For relieving local neuralgia a capital plaster may be made from Allspice berries, by crushing them, and boiling them gently down in quite a little water to a thick liquid extract, which can be spread on linen, and applied over the part in pain. Special virtues reside in the rind of the berries, through their combined savour of several stimulating spices. The berries themselves are somewhat sedative; because of their sweet savour, and cordial taste they are put into curry powder. Allspice tea, made by pouring boiling water on the crushed berries, through virtue of the volatile oil, exercises a sedative effect when flatulent indigestion is oppressive.

Recently the taking of Ginger, in the form of an essence, or strong tincture, is becoming revealed as a growing habit of inebriety both in this country and in America. Seeing that the alcoholic strength of such an essence, or tincture, is about double that of whisky, or brandy, the deleterious results of any excessive indulgence therein may be readily imagined. Many of the London chemists admit that they have regular customers for this pungent cordial, who buy it in comparatively large quantities every week. The Gingerists are persons with depraved stomachs, and over-wrought brains. But the issue of so baneful a practice is lamentably futile. After some relief to begin with, a completely disorded digestion, and a prostrate brain, are the inevitable consequences.

Though not usually ranking as a Spice, yet the Olive, as pickled in salt, and served with dessert for giving a relish to the wine, may fairly be considered a digestive condiment. The Spanish Olive is larger than that of Italy, or France, and is more esteemed. The Greeks appreciated Olives highly, insomuch that the Athenians called this fruit the gift of Pallas Athene, the Goddess of Wisdom. Likewise the Romans set great value on Olives; (and their abundant oil,) such as are now imported into England, bottled when green, and unripe, and before the oil has become at all fully produced; the ripe fruit is of a dark colour, and forms a capital addition to the bread eaten by husbandmen in the Holy Land. Olive Oil was almost as important as honey in ancient cookery. The tree which produces it will live for a thousand years, bearing fruit all the time; one such tree, with gnarled trunk, twisted, and contorted into a most venerable appearance, growing near Mentone, is said to have been planted by Julius Caesar. Spanish Olives are imported in small barrels. The Oil (see "Oils") is an essential ingredient for salads, and admirable for cooking purposes. In Portugal they refuse to gather the Olives till just.beginning to turn purple, when they are bitter, and less digestible.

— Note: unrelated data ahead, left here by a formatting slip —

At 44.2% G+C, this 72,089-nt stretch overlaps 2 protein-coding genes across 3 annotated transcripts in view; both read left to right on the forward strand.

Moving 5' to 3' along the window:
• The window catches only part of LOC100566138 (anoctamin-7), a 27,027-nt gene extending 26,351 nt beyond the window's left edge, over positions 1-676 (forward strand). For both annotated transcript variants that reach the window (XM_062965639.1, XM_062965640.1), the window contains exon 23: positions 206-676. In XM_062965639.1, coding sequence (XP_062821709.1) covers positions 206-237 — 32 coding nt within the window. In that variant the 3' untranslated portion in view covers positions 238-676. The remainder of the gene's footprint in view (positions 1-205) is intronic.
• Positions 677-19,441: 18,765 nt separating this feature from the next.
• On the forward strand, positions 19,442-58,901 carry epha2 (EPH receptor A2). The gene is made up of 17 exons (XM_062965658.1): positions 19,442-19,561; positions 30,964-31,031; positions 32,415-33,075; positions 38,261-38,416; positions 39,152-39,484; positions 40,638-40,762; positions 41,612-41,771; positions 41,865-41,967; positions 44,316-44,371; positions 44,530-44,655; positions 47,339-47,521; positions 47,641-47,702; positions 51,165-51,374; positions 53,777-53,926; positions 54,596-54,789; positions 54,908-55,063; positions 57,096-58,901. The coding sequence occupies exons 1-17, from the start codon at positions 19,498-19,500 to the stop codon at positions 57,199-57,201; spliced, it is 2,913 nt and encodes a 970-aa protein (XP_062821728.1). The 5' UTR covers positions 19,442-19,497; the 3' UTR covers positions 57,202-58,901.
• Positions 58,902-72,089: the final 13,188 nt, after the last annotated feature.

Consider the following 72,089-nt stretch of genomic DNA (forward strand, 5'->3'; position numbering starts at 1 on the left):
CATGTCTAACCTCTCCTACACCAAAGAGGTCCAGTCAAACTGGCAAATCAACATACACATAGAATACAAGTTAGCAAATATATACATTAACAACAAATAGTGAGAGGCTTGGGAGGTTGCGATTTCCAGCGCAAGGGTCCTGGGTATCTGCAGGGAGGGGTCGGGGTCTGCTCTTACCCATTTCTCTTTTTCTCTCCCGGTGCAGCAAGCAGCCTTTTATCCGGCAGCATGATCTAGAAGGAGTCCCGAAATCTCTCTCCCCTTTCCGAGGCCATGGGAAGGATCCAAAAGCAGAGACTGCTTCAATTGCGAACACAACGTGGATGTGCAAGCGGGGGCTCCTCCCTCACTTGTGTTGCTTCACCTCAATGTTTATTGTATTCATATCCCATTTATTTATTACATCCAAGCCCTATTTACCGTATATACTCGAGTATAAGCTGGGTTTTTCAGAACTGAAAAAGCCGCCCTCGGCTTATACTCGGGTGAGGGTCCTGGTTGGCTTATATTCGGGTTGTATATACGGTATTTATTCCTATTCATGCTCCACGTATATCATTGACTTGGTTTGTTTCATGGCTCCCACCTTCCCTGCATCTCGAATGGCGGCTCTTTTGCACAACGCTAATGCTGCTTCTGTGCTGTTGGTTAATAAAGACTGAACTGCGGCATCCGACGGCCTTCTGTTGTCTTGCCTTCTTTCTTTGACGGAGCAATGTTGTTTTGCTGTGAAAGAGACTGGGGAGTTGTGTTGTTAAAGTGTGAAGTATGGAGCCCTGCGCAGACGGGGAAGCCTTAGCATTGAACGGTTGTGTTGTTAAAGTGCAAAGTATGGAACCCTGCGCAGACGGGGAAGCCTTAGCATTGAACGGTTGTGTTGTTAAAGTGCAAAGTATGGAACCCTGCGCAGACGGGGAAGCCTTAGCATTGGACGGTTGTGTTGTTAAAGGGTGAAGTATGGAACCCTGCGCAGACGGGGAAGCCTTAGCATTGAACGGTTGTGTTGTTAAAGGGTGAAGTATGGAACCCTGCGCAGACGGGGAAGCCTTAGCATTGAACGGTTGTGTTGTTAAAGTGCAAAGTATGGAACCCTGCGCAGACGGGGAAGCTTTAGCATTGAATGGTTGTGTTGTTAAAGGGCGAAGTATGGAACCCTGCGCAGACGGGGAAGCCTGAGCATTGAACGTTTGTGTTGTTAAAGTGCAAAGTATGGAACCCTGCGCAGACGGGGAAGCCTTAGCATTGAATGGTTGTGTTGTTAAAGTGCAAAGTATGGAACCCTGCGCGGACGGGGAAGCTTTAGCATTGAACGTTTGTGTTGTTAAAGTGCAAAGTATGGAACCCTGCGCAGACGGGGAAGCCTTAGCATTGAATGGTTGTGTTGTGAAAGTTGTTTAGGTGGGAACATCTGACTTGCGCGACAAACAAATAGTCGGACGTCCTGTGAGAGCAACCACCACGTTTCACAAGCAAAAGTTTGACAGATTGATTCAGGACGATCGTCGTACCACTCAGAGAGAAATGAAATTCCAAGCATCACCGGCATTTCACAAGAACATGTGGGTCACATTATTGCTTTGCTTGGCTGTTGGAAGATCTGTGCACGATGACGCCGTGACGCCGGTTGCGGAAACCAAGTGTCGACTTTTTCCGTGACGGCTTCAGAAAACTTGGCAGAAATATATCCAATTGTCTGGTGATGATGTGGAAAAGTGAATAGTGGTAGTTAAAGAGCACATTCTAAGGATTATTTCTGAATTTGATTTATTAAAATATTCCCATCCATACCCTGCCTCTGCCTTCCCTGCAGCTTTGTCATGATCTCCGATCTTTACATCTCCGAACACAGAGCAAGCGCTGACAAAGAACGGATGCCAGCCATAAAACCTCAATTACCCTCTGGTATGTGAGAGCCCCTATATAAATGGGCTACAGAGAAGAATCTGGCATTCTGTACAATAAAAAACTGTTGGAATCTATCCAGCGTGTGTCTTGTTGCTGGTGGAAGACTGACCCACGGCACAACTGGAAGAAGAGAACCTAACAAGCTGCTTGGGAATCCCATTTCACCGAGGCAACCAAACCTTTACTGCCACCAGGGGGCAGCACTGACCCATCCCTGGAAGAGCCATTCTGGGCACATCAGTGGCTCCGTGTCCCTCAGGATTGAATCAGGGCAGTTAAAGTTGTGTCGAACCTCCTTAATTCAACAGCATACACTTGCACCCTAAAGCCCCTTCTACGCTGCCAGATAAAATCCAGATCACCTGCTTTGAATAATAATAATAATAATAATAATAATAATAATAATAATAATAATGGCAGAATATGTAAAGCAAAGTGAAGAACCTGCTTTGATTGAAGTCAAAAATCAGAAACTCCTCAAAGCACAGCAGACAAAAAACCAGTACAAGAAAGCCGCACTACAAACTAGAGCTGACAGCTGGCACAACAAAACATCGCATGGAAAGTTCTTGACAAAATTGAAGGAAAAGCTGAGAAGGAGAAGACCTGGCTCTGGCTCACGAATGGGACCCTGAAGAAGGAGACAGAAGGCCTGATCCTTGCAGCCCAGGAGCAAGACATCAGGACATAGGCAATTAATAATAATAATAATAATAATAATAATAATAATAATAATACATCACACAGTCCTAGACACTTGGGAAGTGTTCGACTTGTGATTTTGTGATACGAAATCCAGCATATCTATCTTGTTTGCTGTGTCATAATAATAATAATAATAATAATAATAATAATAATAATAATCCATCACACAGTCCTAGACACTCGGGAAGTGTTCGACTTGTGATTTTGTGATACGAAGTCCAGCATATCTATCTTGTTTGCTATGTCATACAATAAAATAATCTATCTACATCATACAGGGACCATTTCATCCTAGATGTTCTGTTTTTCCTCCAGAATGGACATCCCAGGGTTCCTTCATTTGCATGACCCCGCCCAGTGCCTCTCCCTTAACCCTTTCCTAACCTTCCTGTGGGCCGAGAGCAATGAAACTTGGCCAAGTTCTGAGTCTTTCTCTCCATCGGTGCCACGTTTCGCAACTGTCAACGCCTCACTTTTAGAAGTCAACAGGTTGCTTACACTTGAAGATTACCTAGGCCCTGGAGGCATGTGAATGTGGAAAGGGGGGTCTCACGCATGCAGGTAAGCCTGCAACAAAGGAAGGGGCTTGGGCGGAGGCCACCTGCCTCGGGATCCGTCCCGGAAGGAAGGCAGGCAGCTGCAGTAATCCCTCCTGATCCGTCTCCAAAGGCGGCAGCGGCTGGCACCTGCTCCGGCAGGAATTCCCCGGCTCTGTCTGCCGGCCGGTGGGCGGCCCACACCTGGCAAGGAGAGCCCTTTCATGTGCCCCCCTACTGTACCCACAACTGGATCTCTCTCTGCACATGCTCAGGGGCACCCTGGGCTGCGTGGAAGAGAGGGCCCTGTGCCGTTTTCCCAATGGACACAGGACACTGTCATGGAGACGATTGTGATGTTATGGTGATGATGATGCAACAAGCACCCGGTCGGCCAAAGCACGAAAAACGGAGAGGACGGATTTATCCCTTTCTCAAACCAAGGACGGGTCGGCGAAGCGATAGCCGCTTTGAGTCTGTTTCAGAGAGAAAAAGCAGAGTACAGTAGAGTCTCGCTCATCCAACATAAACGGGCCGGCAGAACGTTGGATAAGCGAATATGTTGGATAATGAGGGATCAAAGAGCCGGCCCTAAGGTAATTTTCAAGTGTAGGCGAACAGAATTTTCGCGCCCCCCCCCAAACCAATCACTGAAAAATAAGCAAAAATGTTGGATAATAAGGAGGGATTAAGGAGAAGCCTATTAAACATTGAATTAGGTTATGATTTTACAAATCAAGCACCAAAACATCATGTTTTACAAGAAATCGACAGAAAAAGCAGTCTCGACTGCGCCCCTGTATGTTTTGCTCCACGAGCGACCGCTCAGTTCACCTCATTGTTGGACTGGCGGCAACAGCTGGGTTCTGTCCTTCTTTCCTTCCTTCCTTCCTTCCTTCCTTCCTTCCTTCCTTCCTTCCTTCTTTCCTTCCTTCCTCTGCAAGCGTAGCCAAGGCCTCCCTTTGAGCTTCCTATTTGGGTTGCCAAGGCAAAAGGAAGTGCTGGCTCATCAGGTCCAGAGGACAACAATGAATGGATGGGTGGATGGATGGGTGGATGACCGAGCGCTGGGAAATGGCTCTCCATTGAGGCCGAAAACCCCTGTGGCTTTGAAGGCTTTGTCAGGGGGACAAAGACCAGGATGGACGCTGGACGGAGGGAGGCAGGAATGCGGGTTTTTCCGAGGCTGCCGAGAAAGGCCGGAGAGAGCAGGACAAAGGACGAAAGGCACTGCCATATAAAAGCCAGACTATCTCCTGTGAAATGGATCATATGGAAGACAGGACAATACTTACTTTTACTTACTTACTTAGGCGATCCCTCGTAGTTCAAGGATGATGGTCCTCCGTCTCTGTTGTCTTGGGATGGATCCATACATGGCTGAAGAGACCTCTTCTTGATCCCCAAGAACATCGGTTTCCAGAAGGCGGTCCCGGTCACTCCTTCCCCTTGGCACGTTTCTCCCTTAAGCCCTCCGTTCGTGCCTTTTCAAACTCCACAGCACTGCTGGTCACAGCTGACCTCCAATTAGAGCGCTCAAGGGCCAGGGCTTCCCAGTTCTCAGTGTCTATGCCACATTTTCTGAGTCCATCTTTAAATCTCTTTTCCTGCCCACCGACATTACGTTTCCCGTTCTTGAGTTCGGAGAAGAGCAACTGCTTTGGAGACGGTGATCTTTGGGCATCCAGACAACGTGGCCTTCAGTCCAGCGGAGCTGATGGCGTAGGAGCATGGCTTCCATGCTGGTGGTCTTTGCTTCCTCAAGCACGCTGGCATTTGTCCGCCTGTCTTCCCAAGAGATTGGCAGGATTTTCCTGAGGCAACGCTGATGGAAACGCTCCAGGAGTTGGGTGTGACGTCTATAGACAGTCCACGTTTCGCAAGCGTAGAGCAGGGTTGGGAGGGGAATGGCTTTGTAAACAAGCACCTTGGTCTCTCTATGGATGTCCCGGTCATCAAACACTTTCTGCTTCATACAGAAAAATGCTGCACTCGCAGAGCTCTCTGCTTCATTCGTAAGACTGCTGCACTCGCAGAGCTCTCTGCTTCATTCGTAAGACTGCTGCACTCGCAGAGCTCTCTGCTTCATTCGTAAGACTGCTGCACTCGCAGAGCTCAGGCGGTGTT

French Olives are tasteless for cooking uses, though piquant of themselves when gathered young, and small. Spanish Olives, being soft, pulpy, free from sugar, and rich in vegetable oil, are good for diabetic persons. This oil is used in some parts of Europe for preventing the poisonous effects of vipers' bites, both locally, and internally. The ancient treatment of scorpions' stings was to anoint the wounds with the oil got from these creatures, as extracted by frying. A teaspoonful of Olive Oil is sufficient for an infant as an easy laxative.